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Article
January 2, 1981

Thyroid Function After Mantle Irradiation in Hodgkin's Disease

Author Affiliations

From the Departments of Medicine (Drs Smith, Adler, and Tulloh), Pathology (Dr Brinck-Johnsen), and Community Medicine (Dr Colton), Dartmouth Medical School, and the Norris Cotton Cancer Center, Dartmouth-Hitchcock Medical Center, Hanover, NH. Dr Smith is now with the Department of Radiation and Medical Oncology, South Carolina Baptist Hospital, Columbia. Dr Tulloh is now with the Ottawa Cancer Clinic, Ottawa, Ontario.

JAMA. 1981;245(1):46-49. doi:10.1001/jama.1981.03310260024022
Abstract

We studied the thyroid function of 64 patients with Hodgkin's disease who received mantle irradiation during the period 1966 to 1976. More than two thirds (44 of 64) had some thyroid dysfunction. Twenty had mild dysfunction manifested by an abnormal thyroid-stimulating hormone response to thyrotropin-releasing hormone. Twenty had what could be termed compensated hypothyroidism while four were overtly hypothyroid. The severity of dysfunction was not related to age, sex, or chemotherapy. We found, however, that decreased thyroid function was inversely proportional to the length of time between a diagnostic lymphangiogram and the radiation therapy. These results are consistent with the hypothesis that the iodine load of the lymphangiogram renders the thyroid gland more radiosensitive. Thyroxine suppression of the thyroid gland during the period from the lymphangiogram through the termination of radiation therapy is suggested as a means of avoiding thyroid injury.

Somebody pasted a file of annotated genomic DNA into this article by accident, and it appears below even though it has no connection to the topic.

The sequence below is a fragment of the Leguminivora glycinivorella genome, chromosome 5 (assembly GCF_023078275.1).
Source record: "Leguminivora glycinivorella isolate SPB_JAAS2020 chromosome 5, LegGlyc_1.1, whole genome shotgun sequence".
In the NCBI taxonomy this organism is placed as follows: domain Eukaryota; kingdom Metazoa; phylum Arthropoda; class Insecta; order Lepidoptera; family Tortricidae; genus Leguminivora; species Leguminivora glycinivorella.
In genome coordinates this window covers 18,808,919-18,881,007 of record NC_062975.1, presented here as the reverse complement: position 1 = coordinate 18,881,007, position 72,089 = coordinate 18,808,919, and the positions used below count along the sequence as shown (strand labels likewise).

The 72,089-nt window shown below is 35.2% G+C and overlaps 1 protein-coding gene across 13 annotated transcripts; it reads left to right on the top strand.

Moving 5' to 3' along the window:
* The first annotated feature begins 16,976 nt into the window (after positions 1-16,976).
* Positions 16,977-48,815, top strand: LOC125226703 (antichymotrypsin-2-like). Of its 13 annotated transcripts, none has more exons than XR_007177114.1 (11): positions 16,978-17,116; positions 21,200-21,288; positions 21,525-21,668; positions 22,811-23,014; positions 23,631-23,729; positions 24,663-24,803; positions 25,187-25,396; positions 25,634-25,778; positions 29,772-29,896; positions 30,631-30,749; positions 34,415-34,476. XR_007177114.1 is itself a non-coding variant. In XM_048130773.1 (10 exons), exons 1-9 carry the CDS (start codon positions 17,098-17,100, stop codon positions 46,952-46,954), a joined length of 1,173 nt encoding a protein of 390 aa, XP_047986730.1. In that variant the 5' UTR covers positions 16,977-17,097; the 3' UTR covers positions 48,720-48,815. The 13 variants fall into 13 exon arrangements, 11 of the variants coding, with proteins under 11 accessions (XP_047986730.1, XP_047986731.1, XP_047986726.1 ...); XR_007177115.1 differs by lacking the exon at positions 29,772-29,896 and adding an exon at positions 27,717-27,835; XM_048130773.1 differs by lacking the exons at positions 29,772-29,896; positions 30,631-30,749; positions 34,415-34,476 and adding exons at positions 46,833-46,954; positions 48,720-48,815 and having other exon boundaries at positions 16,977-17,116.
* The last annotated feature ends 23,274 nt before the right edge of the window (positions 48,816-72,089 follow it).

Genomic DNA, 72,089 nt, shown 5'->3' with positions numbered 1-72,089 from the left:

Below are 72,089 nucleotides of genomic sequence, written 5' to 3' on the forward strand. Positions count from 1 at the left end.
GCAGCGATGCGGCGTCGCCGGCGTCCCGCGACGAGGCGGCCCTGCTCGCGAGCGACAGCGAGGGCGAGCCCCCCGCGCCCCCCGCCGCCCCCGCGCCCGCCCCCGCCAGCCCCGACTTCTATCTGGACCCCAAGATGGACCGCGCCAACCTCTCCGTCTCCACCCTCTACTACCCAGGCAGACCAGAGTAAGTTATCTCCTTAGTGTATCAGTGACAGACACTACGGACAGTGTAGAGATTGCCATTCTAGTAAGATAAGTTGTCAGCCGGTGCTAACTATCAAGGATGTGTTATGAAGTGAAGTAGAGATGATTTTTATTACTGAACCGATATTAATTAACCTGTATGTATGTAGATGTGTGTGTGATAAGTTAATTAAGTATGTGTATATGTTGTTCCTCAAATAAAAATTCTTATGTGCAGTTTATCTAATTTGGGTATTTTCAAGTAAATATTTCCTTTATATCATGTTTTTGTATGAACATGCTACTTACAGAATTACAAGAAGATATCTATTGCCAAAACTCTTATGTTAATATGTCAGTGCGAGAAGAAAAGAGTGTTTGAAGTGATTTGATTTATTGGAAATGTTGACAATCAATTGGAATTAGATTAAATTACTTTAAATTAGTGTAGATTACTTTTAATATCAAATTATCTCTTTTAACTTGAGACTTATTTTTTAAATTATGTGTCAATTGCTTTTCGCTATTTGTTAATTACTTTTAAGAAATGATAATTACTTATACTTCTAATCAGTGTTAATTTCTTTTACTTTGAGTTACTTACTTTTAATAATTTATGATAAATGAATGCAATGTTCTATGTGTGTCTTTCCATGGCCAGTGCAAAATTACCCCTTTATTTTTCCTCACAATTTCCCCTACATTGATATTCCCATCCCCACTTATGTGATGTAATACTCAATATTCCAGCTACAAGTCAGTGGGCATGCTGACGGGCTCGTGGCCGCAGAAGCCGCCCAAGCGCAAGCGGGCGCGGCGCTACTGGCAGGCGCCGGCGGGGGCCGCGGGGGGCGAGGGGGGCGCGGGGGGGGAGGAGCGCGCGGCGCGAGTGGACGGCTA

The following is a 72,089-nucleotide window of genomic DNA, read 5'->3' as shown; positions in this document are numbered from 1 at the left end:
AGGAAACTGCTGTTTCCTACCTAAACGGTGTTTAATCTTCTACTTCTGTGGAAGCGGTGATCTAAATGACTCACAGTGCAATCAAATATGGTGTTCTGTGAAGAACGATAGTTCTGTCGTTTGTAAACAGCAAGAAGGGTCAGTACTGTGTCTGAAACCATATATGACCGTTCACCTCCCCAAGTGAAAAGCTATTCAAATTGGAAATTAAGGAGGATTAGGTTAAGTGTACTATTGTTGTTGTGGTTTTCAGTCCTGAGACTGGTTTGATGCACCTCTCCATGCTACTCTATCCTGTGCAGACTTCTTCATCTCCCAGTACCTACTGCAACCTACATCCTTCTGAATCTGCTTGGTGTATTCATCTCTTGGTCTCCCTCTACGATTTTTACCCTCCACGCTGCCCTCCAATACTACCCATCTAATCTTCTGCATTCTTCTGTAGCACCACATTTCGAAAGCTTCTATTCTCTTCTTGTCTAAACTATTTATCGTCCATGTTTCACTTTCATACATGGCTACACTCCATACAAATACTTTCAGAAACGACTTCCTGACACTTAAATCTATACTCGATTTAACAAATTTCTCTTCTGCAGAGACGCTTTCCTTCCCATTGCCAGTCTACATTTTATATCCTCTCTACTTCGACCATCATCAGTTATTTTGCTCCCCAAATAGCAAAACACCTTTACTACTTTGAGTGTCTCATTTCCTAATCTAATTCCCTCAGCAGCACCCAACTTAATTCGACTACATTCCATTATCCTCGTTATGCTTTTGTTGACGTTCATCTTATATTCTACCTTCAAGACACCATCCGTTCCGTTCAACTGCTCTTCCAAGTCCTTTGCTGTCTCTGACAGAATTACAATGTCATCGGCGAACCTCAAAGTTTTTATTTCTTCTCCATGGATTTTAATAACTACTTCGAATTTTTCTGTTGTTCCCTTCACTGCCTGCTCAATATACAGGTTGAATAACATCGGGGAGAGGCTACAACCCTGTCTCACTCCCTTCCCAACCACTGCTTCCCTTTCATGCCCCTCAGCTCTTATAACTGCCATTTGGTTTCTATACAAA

(JAMA 1981;245:46-49)

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